Healthcare Reform Spans the Health-Wealth Universe
JULY 31, 2012:
Judy Matysik, Vice President of Client Services, Content & Design
Now that the Patient Protection and Affordable Care Act (PPACA) has been upheld by the Supreme Court, many marketers are wondering what comes next. The answer: an even more compelling need to communicate.
Financial Institutions Lead the Way
Insurance companies, employee benefits consultants, banks and credit unions that offer businesses financial services have been focusing on healthcare reform since it was introduced. Despite the ever-present possibility of being overturned prior to the ruling, certain provisions in the healthcare reform act affected employers almost immediately. Financial institutions have been communicating with their business customers about:
Distributing a Summary of Benefits and Coverage to employees.
Reporting the value of healthcare benefits on W-2 forms (effective in 2012).
Considering whether they meet eligibility criteria to be eligible for a tax credit for providing health insurance to employees.
Capping health flexible spending account contributions at $2,500 for 2013.
Thinking about how they would provide affordable coverage to all full-time-equivalent employees by 2014 or face a penalty.
Looking at their high-cost (“Cadillac”) health plans with an eye toward modifying before 2018 or paying an excise tax.
There will be even more decisions to make, such as deciding whether to reduce employees’ hours below the 30-hour threshold that defines full-time in PPACA, or provide employees with a stipend to buy their own health insurance. The increased emphasis on wellness also means there may be federal grants available to small businesses that provide workplace wellness programs.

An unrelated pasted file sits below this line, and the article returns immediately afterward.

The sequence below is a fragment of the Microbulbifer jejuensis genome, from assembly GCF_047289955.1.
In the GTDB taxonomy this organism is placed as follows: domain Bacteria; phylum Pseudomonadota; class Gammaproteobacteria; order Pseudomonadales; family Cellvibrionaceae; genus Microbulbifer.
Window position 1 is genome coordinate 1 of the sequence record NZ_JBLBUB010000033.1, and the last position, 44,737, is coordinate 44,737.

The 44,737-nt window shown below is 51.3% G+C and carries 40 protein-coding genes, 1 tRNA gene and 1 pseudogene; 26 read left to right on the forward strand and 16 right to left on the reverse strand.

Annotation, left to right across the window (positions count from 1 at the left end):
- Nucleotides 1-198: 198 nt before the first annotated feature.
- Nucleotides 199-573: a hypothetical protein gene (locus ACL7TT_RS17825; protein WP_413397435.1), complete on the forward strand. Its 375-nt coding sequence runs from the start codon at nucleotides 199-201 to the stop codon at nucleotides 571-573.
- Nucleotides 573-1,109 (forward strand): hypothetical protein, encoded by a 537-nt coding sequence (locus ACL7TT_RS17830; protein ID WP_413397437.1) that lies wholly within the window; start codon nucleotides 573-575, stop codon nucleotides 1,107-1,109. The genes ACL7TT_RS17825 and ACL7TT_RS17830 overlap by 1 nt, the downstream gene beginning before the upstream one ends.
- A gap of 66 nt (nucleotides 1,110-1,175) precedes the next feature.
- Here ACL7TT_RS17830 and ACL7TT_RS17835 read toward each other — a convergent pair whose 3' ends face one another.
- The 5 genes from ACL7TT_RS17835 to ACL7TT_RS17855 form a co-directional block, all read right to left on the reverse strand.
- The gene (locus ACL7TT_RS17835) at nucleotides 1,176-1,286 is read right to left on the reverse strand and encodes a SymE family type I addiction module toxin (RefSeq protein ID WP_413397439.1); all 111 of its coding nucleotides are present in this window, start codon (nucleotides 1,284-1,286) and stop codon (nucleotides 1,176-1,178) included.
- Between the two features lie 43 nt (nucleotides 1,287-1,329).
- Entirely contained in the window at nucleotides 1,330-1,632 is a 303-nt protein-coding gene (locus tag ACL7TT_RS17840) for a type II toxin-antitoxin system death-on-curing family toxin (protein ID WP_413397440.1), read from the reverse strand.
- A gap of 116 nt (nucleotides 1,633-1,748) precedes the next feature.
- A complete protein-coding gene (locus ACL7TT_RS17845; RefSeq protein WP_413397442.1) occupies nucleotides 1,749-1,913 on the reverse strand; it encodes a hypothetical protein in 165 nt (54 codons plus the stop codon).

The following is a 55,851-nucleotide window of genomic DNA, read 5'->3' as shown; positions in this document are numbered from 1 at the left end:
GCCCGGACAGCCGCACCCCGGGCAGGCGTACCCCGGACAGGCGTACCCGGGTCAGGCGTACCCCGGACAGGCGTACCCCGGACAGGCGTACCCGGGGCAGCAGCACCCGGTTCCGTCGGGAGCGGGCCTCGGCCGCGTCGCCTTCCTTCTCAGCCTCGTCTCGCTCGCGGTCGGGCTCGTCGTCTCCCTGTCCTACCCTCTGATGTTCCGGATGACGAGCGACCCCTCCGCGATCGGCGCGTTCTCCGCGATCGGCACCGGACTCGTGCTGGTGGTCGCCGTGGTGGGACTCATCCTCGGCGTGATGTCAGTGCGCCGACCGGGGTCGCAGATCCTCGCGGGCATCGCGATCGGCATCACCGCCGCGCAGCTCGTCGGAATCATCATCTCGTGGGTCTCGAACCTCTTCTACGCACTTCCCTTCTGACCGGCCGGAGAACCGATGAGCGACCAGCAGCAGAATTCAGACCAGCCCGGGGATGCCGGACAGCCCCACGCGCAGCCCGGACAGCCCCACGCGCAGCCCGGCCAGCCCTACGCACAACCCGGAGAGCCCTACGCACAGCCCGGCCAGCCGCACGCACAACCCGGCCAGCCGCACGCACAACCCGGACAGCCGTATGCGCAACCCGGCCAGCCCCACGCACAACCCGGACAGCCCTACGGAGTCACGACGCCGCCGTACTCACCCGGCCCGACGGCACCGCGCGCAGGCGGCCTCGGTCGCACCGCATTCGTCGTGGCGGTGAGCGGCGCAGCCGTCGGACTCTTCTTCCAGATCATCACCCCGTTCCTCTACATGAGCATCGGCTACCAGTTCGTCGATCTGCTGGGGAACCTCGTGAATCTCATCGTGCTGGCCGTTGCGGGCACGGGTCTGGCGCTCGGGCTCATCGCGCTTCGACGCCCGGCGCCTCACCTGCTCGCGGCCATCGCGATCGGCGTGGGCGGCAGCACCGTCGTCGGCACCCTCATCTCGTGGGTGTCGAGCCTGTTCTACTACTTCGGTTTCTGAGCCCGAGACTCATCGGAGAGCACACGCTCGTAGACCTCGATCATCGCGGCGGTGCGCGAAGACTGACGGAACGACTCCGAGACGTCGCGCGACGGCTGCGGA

Hospitals and Payors at the Ready
On the healthcare delivery side, there are plenty of provisions that will have an impact on hospitals, health plans and insurance carriers. Nonprofit hospitals will need to start completing a community needs assessment every three years. For all hospitals, Medicare reimbursement rates will be tied to the quality of care and patient satisfaction surveys. There will be a major focus on preventive services, tobacco cessation and obesity.
Payors will need to be alert to the possibility that some small employers may decide to opt out of the healthcare insurance arena altogether and simply offer their employees money toward buying their own insurance. So how they communicate with their small business customers will be key in the coming months and years. In addition, they need to prepare for price transparency and find ways to better communicate with consumers, perhaps even using social media to promote their brand.
Nonprofit hospitals should be thinking about how to benchmark their community needs assessments.
Hospitals and health plans that expect to form accountable care organizations (ACOs) need to consider creating a unique brand. They may also want to step up preventive healthcare education for patients, members and customers.
Whether all or part of healthcare reform survives intact over the next several years, the need to communicate with your audience is clear. With all the touchpoints and opportunities (and potential pitfalls), you might want to be considering where you could use outside resources. This month, we’re offering a free healthcare reform article to both our health and wealth audiences. Don’t miss out on this or great offers in the future; sign up for INSPIRE today!